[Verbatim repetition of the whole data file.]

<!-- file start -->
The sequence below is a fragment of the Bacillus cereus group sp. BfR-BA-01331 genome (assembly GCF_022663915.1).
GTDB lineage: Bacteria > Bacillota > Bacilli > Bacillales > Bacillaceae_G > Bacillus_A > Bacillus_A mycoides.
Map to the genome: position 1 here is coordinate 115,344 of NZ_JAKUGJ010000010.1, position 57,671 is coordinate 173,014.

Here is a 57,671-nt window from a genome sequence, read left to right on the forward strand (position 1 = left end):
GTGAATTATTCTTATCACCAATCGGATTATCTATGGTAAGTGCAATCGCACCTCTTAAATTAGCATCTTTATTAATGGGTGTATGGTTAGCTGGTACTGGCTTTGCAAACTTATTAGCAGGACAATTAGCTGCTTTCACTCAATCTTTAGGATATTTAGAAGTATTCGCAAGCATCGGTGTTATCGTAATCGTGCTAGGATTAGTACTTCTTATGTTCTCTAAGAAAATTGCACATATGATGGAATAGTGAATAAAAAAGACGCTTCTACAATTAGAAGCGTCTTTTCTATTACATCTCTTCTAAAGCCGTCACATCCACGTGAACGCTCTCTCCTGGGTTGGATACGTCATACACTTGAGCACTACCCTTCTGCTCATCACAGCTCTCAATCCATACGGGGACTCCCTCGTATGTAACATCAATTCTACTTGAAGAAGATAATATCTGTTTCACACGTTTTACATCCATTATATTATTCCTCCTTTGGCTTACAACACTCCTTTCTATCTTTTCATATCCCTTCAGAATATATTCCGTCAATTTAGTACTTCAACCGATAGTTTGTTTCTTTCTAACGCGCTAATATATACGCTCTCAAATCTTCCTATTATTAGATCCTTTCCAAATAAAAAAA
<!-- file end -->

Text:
The sequence below is a fragment of the Bacillus cereus group sp. BfR-BA-01331 genome (assembly GCF_022663915.1).
GTDB lineage: Bacteria > Bacillota > Bacilli > Bacillales > Bacillaceae_G > Bacillus_A > Bacillus_A mycoides.
Map to the genome: position 1 here is coordinate 115,344 of NZ_JAKUGJ010000010.1, position 57,671 is coordinate 173,014.

Here is a 57,671-nt window from a genome sequence, read left to right on the forward strand (position 1 = left end):
GTGAATTATTCTTATCACCAATCGGATTATCTATGGTAAGTGCAATCGCACCTCTTAAATTAGCATCTTTATTAATGGGTGTATGGTTAGCTGGTACTGGCTTTGCAAACTTATTAGCAGGACAATTAGCTGCTTTCACTCAATCTTTAGGATATTTAGAAGTATTCGCAAGCATCGGTGTTATCGTAATCGTGCTAGGATTAGTACTTCTTATGTTCTCTAAGAAAATTGCACATATGATGGAATAGTGAATAAAAAAGACGCTTCTACAATTAGAAGCGTCTTTTCTATTACATCTCTTCTAAAGCCGTCACATCCACGTGAACGCTCTCTCCTGGGTTGGATACGTCATACACTTGAGCACTACCCTTCTGCTCATCACAGCTCTCAATCCATACGGGGACTCCCTCGTATGTAACATCAATTCTACTTGAAGAAGATAATATCTGTTTCACACGTTTTACATCCATTATATTATTCCTCCTTTGGCTTACAACACTCCTTTCTATCTTTTCATATCCCTTCAGAATATATTCCGTCAATTTAGTACTTCAACCGATAGTTTGTTTCTTTCTAACGCGCTAATATATACGCTCTCAAATCTTCCTATTATTAGATCCTTTCCAAATAAAAAAA